Visiting the VHS Swap Meet

#1

Originally published at: https://boingboing.net/2018/07/03/visiting-the-vhs-swap-meet.html

3 Likes
#2

I want to call these guys hopeless hipsters, but really I get it. I like horror movies too, and VHS really is the best format for a certain type of horror flick. Cheesy low-budget SFX just aren’t made for hi-def.

5 Likes
#3

Oh boy. The gold rush is on!


Since VHS tapes degrade, especially if stored incorrectly, how long can these be expected to last?

At the other end of the spectrum are consumer formats like VHS, which start to degrade within 10-25 years. Most of the video tapes manufactured in the 1970s and 1980s tend to be more durable than the thinner and cheaper tapes that flooded the market in the 1990s and are still sold new today. There are also various grades of VHS tape, from standard consumer, to advanced consumer, to professional and broadcast grades; the particle density and tape perfection being the primary discrimination between the grades.

The older a tape gets, the more likely it will face problems like oxide shedding and tape-eating bacteria. The replay count will also affect the level of degradation.

source

4 Likes
#4

DVD collecting I can understand. But was there ever really anything good about VHS? VHS always struck me as the 8-track tape of video formats - loved by no one, and abandoned by everyone the instant a better solution came along.

1 Like
#5

That must explain the ubiquity of both formats for a couple decades, everyones indifference.

3 Likes
#6

It let you record live broadcasts. Before DVRs, that was all you had. It freed you from being a slave to the broadcast schedule. That was HUGE.

12 Likes
#7

I never had a VHS movie until 2004. I got a DVD player in the fall of 2003, and happy with CDs, DVD seemed a more viable medium, besides it took up less space. But never having paid attention to recorded movies until then, I saw that VHS was on its way out, which meant good prices. So I found a used VCR for $20 at a garage sale, in the box with remote an manual, which meant I could buy those clearance VHS. Even then they were a dollar or two at book sales and garage sales. I was buying some DVDs, but did I want to spend ten or fifteen dollars on some hit film that I just wanted to watch once? Actually, for the price I was getting lots of interesting films, coming back from used book sales with 20 or 30 at a time. And there were good films, I got “2001” on VHS, then shortly after found a good price for it on DVD, I lost little by buying used VHS first. And slowly more classics appeared, there were already used DVDs but the common movies.

Then DVDs got cheap on the used market, two or even one dollar, so less reason to buy VHS unless something I really wanted. I kind of stopped about three years ago, more than one with a problem at one library sale. I have bought a few since, but I’ve also found them cheap on DVD before I watched the VHS version. So finding “Private Benjamin” and the “Snows of Kilimanjaro” on VHS was great, but within a year I had both on DVD. I’ve replaced a good number of VHS films on DVD, buying used, but there are some that I’ve yet to find used on DVD but are worth moving to DVD, used if I find them, new when I get around to it.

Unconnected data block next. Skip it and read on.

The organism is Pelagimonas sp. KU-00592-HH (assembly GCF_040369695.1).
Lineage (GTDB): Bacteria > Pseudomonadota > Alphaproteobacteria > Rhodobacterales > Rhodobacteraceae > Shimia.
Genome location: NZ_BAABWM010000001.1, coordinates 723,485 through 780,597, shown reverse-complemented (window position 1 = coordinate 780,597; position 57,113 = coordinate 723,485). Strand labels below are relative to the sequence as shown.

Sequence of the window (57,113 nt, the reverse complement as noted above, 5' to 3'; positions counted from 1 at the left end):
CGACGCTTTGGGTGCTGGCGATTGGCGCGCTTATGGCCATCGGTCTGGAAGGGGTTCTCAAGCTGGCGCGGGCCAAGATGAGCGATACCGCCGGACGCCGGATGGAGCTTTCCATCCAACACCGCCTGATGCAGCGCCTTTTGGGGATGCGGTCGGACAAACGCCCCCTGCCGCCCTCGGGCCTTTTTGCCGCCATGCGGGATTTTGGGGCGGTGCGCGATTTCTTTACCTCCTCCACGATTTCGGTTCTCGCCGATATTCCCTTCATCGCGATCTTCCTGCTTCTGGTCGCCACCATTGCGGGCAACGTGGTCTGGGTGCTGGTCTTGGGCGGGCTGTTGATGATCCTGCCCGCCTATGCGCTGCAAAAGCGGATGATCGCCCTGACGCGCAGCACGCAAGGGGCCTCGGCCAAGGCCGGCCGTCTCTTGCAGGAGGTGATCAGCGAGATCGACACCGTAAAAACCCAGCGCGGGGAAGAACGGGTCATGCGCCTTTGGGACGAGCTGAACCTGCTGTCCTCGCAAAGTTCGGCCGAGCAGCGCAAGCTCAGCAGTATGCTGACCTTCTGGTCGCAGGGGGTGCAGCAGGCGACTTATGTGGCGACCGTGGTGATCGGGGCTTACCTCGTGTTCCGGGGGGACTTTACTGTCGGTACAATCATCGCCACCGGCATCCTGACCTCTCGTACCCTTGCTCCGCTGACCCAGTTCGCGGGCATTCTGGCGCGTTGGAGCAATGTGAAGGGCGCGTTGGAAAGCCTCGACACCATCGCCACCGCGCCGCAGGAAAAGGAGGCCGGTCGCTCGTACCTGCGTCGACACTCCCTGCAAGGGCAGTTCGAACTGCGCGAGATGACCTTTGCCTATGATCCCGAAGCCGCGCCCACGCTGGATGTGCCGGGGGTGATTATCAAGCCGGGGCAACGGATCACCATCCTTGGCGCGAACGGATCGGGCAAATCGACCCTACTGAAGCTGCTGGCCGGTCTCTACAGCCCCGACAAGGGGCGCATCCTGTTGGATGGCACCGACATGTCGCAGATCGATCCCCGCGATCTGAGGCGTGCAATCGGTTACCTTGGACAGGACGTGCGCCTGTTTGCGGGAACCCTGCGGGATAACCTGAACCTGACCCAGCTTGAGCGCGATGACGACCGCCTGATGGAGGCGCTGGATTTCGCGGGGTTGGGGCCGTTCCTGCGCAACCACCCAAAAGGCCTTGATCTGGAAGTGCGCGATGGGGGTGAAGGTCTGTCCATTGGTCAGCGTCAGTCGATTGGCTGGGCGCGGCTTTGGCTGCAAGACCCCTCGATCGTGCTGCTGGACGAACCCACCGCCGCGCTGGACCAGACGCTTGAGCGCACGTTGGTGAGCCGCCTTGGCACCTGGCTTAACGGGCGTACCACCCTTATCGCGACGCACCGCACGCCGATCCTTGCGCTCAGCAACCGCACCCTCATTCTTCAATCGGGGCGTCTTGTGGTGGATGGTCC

I thought of getting a blu-ray player, useful to have as those got cheaper, might as well buy Blu-ray if the price is about the same as DVD. But I found a Blu-ray player on the sidewalk about five years ago, cleaning the lens got it going fine on blu-ray. And even Blu-ray show up at book and garage sales, or bargain bins at the drugstore, no real premium price, and ironically sometimes including a DVD copy.

I have no nostalgia for VHS, it wasn’t a part of growing up, except I remember the first time someone I knew got one in 1980. And I don’t buy horror films. VHS was just a cheap way of seeing films, now made obsolete by used DVDs being as cheap.

And as I spent more time with DVD, maybe especially after the switch to DTV, I had less tolerance for grainy VHS, though I admit some if that graininess ks likely because they were well watched before I bought them.

The good thing is that in recent years the used CD field has changed. Gone are the times when the used CDs were last month’s big seller, and generic music. I find things I want, helped by a desire to find music I heard on the radio in the seventies but never bought. So I got a “Heart” collection in June, a stand in in for their first album, and only a dollar. Yes, I have it on record, but it’s too much trouble, and I have no nostalgia for records either. In April I read something about Buffy St Marie and thought about getting the record out, etc, or buying on CD and whamo, at a use book sale was the collection I had on CD, plus a second volume. I even found “Go To Heaven” on CD a few years back, the one Grateful Dead studio album I never bought.

So there’s some good news even if most of the CD/DVD stores are gone.

4 Likes
#8

Yes, the cheapness of VHS. Around Denver, used VHS tapes are pretty uniformly 49 cents, so the only real cost is whether you want to commit the time to watch it. I’ve got some pretty obscure stuff on VHS, that I doubt if anyone ever bothered to re-master onto DVD.

I bought one of those ‘Go Video’ combination DVD/VHS players in 2004, or so. I figured it would last about a year. It’s still going!

1 Like
#9
2 Likes
#10

I was introduced to a lot of good, cheesy, low-budget horror on VHS when we were living in Iowa City and had a sort of arty, kitschy kind of rental place nearby in the '90s.

1 Like
closed #11

This topic was automatically closed after 5 days. New replies are no longer allowed.